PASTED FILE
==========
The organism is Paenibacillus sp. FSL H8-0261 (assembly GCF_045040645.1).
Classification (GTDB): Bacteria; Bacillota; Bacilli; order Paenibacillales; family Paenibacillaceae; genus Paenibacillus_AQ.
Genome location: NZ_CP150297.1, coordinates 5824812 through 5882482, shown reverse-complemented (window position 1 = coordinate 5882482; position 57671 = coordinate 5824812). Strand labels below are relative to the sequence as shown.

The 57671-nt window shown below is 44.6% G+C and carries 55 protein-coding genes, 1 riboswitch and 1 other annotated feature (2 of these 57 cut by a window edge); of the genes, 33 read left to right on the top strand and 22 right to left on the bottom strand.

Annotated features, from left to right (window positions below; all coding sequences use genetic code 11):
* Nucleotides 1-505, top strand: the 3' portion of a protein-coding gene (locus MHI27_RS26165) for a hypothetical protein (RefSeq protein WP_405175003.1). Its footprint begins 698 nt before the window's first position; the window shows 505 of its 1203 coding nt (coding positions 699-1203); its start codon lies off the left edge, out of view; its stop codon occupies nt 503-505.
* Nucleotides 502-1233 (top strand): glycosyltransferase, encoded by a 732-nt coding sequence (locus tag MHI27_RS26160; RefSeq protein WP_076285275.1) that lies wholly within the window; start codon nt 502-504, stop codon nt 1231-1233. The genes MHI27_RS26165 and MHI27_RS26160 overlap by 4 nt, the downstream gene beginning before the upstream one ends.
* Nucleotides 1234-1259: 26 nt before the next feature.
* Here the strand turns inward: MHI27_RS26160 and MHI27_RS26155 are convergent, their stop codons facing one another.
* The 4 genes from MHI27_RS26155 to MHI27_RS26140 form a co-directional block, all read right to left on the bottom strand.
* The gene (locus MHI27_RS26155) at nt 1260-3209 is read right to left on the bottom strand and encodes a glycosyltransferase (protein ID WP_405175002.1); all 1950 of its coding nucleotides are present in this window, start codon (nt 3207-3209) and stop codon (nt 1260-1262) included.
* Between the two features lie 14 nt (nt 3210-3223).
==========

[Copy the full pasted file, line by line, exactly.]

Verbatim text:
The organism is Paenibacillus sp. FSL H8-0261 (assembly GCF_045040645.1).
Classification (GTDB): Bacteria; Bacillota; Bacilli; order Paenibacillales; family Paenibacillaceae; genus Paenibacillus_AQ.
Genome location: NZ_CP150297.1, coordinates 5824812 through 5882482, shown reverse-complemented (window position 1 = coordinate 5882482; position 57671 = coordinate 5824812). Strand labels below are relative to the sequence as shown.

The 57671-nt window shown below is 44.6% G+C and carries 55 protein-coding genes, 1 riboswitch and 1 other annotated feature (2 of these 57 cut by a window edge); of the genes, 33 read left to right on the top strand and 22 right to left on the bottom strand.

Annotated features, from left to right (window positions below; all coding sequences use genetic code 11):
* Nucleotides 1-505, top strand: the 3' portion of a protein-coding gene (locus MHI27_RS26165) for a hypothetical protein (RefSeq protein WP_405175003.1). Its footprint begins 698 nt before the window's first position; the window shows 505 of its 1203 coding nt (coding positions 699-1203); its start codon lies off the left edge, out of view; its stop codon occupies nt 503-505.
* Nucleotides 502-1233 (top strand): glycosyltransferase, encoded by a 732-nt coding sequence (locus tag MHI27_RS26160; RefSeq protein WP_076285275.1) that lies wholly within the window; start codon nt 502-504, stop codon nt 1231-1233. The genes MHI27_RS26165 and MHI27_RS26160 overlap by 4 nt, the downstream gene beginning before the upstream one ends.
* Nucleotides 1234-1259: 26 nt before the next feature.
* Here the strand turns inward: MHI27_RS26160 and MHI27_RS26155 are convergent, their stop codons facing one another.
* The 4 genes from MHI27_RS26155 to MHI27_RS26140 form a co-directional block, all read right to left on the bottom strand.
* The gene (locus MHI27_RS26155) at nt 1260-3209 is read right to left on the bottom strand and encodes a glycosyltransferase (protein ID WP_405175002.1); all 1950 of its coding nucleotides are present in this window, start codon (nt 3207-3209) and stop codon (nt 1260-1262) included.
* Between the two features lie 14 nt (nt 3210-3223).